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Understanding “tiger parenting” – experts say the strict parenting method can also be full of warmth


Tiger parenting entered mainstream consciousness when Chinese-American writer Amy Chua used the term to describe her approach to raising her children in her 2011 book. Researchers elaborated that the parenting strategy is both severe and warm.

Chua based her approach on the strict way her parents raised her. Chinese parenting got their children ready for the future by making them do things to a high standard, which supposedly instilled self-confidence, skills, and work habits.

Today, Asian-Americans use the term “tiger parent” to describe the behavior of their immigrant parents. The latter is deeply involved in their children’s lives, driven by love, and prefer raising their kids using coercion instead of positive parenting.

Tiger parenting draws from Asian values of independence. It also places considerable importance on building a robust and dedicated relationship between the parent and the child.

Experts say that Asian and Asian-American parents often get their children to see their connections and obligations to other people. A good child lives up to the expectations of the parents.

Proper education is one of the most significant obligations. An educated person supports the family and helps society. (Related: Knowledge IS power: Teaching teens about junk food promotes healthy eating habits.)

Tiger parenting sets high standards while also giving plenty of encouragement

Western parents and children may find tiger parenting to be severe. After all, a tiger parent arranges very high standards for the child and badgers the kid nonstop until the goal gets reached.

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Furthermore, once a child hits a goal, the parent sets a new requirement. There is no rest period.

Since it insists on family obligations and meeting high standards, tiger parenting may appear authoritarian. But proponents point out that the parents also give their kids plenty of support, such as keeping their children company during homework and making sure they absorb the lessons correctly.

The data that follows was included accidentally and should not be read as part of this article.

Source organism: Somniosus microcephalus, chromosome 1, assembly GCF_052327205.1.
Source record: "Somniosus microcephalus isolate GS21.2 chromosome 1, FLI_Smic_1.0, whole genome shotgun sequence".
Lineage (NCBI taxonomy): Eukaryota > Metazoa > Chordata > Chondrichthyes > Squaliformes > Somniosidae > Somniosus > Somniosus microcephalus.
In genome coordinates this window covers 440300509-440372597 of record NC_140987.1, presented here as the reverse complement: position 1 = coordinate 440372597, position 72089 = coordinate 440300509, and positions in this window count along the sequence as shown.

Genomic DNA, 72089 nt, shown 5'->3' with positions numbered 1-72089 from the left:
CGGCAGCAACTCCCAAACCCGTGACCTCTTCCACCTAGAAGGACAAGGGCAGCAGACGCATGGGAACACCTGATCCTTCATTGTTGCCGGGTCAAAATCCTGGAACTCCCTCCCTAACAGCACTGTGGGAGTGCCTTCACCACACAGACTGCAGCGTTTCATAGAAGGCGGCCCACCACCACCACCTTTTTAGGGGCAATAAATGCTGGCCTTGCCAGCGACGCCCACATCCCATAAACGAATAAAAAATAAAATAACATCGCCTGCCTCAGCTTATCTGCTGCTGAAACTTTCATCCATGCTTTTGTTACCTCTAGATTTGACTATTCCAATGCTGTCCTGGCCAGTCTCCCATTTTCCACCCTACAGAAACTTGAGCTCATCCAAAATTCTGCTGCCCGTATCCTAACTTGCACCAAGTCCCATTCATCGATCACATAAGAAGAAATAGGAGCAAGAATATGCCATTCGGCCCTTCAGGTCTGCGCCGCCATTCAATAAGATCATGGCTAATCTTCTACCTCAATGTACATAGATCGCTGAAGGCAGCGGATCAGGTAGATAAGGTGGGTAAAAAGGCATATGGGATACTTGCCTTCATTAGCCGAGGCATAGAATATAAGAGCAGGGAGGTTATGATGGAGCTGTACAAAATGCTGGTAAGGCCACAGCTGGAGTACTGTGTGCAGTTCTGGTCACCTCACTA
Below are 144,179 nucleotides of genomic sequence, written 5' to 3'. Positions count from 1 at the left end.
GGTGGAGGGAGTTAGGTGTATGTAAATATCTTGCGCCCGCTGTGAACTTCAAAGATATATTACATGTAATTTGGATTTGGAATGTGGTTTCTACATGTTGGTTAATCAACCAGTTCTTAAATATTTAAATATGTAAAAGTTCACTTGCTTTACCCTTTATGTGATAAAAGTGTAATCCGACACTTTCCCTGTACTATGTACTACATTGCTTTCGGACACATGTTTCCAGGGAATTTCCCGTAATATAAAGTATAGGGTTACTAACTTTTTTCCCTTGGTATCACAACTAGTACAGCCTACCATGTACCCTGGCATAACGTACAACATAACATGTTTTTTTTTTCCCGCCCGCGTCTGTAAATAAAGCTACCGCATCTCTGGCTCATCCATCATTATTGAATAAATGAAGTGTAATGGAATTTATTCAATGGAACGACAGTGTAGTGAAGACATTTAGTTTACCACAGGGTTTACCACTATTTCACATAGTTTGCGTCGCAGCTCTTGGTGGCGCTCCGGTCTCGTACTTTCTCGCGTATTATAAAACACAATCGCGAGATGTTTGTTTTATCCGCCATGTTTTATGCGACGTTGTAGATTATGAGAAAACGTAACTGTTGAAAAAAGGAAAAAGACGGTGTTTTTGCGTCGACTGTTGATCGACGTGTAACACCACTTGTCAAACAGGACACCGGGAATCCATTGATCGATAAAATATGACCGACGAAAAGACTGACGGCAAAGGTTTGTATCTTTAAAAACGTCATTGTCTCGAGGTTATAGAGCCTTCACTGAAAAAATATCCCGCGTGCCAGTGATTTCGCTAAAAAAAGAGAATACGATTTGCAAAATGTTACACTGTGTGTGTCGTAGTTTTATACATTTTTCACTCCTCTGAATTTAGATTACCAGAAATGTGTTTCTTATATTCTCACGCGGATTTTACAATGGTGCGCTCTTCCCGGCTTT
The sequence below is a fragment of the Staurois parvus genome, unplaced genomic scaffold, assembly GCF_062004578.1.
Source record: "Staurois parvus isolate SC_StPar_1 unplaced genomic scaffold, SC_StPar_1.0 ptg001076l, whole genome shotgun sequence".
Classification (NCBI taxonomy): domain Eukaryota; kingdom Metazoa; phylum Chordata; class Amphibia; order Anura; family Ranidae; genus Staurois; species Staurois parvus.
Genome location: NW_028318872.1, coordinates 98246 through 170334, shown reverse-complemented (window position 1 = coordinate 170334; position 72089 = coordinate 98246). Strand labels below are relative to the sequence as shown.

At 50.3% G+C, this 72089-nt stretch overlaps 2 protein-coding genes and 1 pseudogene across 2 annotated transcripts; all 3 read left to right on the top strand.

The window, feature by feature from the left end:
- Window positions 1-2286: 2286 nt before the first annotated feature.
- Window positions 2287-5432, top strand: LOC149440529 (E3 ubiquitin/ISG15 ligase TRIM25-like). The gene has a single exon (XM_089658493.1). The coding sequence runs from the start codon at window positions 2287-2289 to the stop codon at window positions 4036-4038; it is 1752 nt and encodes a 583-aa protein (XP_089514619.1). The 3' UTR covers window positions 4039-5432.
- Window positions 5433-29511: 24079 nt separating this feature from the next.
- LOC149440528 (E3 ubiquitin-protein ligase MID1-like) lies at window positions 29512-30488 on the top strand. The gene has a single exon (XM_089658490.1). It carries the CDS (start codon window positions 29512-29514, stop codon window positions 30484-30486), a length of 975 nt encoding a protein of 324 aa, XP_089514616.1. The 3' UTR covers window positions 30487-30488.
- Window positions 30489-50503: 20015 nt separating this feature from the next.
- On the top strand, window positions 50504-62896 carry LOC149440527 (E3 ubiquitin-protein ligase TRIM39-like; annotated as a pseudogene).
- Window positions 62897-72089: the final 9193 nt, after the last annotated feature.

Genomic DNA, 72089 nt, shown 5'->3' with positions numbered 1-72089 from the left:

A team at the University of Texas at Austin (UT Austin) evaluated tiger parenting. They found that it used a lot of shaming, which other parenting strategies didn’t use.

The UT Austin researchers theorized that Chinese-Americans might consider a reasonable level of shaming as part and parcel of being a supportive and successful parent.

“’Authoritarian parenting’ generally has a negative connotation, like the parent is the ruthless dictator, using a ‘my way or the highway’ or ‘children are to be seen not heard’ approach,” explained researcher Kim Parker. “Tiger parenting utilizes some traits of authoritarians, but it can also involve parental sacrifice rooted in selfless love for the child.”

This strict yet warm parenting strategy is not suitable for every kid and parent

Parents who want to try out tiger parenting must realize that their children may not approve of it. While the parenting style improves the performance of Asian and Asian-American students, it doesn’t work that well for American kids.

In one study, Asian-American participants who failed to answer a problem experienced increased motivation when they thought about their tiger parents. Conversely, American students from European backgrounds did not feel very motivated.

Furthermore, students with tiger parents earn their higher academic standing at a price. Researchers noted that these Asian-American children displayed signs of high stress even as they made impressive achievements.

Some kids may even reject tiger parenting. As a result, their academic performance suffers.

“Anytime a child — especially a teenager — loses a sense of control or a sense of agency, it has a really dramatic effect on their motivation, which will affect their outcomes related to academics,” explains Dr. Christine Carter. “If you try to externally motivate them with threats or bribes or any controlling parenting style, their self-motivation will falter.”

Do you agree with this parenting style? Learn more about the benefits of different parenting strategies at Homeschooling.news.

Sources include:

GoodHousekeeping.com

NCBI.NLM.NIH.gov



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